Last Christmas an argument broke out in my house. Not particularly unusual for a family Christmas, you might think. But it wasn’t about who opened their presents before everyone else, or who had control of the TV remote. We didn’t even argue when my brother inevitably cheated at that board game. This time it was different.
For her birthday a few weeks earlier, my mum had given my sister some trousers. These weren’t any old trousers, they were a designer pair that she’d wanted for ages and they weren’t cheap. She normally suffers from the birthday-close-to-Christmas-means-just-one-present problem, so we figured we probably owed her some good presents for once. When she returned from uni at Christmas I asked her where they were (admittedly because I wanted to borrow them). She replied casually that she’d given them to a homeless girl that she’d met at a soup kitchen.
I’m all for supporting local homeless projects, but you can understand why the argument erupted. Surely, she could have given her some different trousers? Some that hadn’t been a heartfelt present from her beloved mother. Some that had been more than just a couple of weeks old. Some that hadn’t been quite so expensive.
But looking back, I think my sister understood something that we failed to. She understood what the early Church meant when they said if I’ve got two coats, then I’ve stolen one, because there are still people who have none.
The early Church existed in a community that shared all they had, that gathered together their possessions and redistributed them so that everyone had enough. I don’t think they did this because they were being nice. I think they recognised that nothing we own really belongs to us, and on recognising that it belongs to God we can’t do anything but use it in the way God intended. God created a world that would provide enough for everyone, so when we have significantly more than other people in the world we have stolen from them what God provided.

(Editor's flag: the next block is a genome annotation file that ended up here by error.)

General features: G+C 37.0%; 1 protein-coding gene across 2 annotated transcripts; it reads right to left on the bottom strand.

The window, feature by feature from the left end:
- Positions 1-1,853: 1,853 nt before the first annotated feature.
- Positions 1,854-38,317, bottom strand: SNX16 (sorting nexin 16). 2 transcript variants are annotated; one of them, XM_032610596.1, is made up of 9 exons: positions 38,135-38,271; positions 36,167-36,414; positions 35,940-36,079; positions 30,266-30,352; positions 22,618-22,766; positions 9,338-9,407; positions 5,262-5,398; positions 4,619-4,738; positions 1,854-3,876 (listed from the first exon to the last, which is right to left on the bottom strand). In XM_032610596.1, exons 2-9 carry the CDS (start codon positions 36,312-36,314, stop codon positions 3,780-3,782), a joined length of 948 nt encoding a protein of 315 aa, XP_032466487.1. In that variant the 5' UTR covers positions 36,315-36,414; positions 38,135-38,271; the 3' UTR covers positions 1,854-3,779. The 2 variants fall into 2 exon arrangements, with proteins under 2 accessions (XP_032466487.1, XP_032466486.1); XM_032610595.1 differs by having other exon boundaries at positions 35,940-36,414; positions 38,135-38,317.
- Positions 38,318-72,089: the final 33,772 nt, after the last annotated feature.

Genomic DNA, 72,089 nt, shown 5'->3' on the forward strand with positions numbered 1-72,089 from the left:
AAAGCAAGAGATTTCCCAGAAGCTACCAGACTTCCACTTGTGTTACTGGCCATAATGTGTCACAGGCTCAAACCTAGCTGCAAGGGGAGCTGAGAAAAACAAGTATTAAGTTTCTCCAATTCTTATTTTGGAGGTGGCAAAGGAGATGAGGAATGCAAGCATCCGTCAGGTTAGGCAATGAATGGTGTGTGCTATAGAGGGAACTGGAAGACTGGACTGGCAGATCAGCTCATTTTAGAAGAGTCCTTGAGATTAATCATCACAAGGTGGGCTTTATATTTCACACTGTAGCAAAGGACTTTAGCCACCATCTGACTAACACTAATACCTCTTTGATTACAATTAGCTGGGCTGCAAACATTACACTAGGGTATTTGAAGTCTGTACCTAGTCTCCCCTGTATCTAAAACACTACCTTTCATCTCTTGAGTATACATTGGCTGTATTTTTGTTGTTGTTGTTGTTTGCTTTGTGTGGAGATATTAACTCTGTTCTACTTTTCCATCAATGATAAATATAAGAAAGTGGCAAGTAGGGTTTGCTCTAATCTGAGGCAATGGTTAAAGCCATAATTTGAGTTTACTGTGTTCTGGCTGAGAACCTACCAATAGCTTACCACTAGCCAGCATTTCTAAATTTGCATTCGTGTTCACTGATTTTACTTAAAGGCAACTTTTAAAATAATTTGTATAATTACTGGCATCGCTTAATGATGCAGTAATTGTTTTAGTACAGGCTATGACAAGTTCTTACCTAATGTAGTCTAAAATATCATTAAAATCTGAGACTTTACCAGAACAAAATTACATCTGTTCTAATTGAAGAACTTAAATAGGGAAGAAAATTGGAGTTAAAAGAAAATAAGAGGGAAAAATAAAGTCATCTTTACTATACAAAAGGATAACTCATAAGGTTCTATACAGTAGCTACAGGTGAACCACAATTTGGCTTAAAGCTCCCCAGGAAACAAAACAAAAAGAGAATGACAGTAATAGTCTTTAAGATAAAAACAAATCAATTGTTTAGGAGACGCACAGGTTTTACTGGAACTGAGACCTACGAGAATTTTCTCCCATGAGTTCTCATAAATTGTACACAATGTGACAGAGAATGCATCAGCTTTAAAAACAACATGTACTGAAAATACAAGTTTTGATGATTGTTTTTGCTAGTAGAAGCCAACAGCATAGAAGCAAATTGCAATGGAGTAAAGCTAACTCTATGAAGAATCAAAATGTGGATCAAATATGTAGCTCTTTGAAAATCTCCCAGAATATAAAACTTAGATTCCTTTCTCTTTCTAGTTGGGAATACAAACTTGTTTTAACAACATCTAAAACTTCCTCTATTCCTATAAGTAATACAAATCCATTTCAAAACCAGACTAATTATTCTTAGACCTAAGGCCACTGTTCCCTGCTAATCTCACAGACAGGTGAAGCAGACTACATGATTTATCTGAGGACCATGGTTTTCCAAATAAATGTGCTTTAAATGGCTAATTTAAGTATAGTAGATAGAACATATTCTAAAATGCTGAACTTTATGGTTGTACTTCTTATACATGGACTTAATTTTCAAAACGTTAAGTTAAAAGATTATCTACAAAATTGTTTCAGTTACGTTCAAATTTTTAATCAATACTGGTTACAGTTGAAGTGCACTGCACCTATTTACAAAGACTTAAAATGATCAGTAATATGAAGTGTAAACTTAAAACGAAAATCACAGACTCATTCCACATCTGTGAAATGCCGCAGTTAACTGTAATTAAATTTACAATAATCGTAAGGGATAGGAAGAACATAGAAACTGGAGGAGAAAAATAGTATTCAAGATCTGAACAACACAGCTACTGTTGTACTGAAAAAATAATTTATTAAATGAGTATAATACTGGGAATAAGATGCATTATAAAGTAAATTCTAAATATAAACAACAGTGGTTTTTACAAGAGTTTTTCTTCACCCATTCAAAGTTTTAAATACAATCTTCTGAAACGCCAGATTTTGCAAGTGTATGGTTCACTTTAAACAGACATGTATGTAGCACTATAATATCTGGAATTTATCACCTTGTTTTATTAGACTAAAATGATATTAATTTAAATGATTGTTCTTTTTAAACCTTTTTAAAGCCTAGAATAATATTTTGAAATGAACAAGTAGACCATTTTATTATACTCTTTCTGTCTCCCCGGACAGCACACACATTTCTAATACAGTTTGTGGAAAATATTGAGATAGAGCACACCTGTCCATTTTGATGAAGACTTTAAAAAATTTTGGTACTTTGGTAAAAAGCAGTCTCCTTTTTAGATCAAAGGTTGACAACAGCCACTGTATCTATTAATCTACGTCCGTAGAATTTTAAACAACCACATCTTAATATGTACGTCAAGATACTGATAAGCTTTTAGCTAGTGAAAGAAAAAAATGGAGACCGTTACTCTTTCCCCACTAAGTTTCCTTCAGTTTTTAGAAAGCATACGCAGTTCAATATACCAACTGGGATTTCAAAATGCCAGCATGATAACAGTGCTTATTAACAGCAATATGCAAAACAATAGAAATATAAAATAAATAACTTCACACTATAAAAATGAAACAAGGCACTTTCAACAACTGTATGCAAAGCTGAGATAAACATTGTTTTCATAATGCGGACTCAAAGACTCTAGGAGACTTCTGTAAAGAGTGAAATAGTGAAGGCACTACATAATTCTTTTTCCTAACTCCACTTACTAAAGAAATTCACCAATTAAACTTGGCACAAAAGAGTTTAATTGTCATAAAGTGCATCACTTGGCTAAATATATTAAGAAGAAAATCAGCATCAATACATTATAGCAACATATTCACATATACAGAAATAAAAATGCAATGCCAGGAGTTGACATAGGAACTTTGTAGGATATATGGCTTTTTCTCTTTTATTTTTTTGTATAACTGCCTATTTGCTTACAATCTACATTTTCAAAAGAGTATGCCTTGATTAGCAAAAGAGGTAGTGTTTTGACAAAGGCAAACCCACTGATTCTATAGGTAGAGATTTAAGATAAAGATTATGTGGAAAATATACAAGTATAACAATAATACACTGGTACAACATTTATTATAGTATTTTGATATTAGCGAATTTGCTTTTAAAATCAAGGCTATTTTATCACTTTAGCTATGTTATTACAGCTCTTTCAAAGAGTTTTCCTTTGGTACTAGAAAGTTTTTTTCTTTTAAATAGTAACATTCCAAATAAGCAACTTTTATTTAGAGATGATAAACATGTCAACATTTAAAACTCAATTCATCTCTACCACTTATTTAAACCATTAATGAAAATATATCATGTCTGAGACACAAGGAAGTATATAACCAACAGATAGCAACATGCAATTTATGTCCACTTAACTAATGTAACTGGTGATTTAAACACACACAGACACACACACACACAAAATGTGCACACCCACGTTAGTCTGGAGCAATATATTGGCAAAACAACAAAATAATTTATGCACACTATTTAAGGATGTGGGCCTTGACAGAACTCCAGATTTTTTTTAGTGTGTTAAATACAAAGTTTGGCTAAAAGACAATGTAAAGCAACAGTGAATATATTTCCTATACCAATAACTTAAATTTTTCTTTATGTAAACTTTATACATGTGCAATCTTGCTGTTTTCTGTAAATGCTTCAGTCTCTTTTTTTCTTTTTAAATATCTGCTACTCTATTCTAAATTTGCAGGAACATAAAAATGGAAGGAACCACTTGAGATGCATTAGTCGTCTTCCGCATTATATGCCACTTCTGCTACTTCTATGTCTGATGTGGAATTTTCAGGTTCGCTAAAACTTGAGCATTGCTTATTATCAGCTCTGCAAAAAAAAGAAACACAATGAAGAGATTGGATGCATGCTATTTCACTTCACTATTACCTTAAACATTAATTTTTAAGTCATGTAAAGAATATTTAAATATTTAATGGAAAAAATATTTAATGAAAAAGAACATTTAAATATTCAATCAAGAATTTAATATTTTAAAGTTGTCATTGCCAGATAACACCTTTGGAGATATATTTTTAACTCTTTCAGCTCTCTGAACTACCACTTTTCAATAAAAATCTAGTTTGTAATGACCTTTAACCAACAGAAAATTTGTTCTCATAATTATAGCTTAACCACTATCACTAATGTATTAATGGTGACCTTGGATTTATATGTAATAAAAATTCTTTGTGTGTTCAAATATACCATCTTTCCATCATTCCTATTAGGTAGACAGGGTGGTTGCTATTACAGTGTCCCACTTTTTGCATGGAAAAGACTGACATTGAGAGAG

Can you be rich and generous? Of course you can. For all the media stories we read of rich people who splash out on extravagant and unnecessary commodities, I bet there are twice as many stories out there about rich people who are incredibly generous with their money.
But can you be rich and radically generous? I’m not so sure. Because while we still have so much more than the person who has least we are not using our resources in the way God intended. The early Church practised a radical generosity not because it was required of them, but because when they saw people around with less than them there was no option but to readdress the balance of wealth.
Don’t get me wrong, I don’t think God’s intention is for us all to sell all we have and live in poverty. I think God wants us to be comfortable, to live good lives and enjoy the abundance that He has provided. But I do believe that He doesn’t want us to be comfortable at the expense of other people’s discomfort.
Sometimes we forget that we are part of a community, a family in which God has provided enough for everyone’s needs but which we have unfairly distributed. Perhaps if we all tried to move a little bit towards being radically generous and ensuring that everyone receives their fair share of God’s provision, then we might see a day when no one has to live in poverty.
Shane Claiborne said: “The great tragedy of the Church is not that we don’t care for the poor, but that we don’t know the poor.”
We aren’t just called to care for the poor, we are called to live alongside them and to make sure that the resources provided for us all are shared out properly. But today money has become a barrier to knowing the poor – I don’t think you can be rich and truly exist alongside the poor. And if we’re not at the side of the poor, are we really following in the way of Jesus?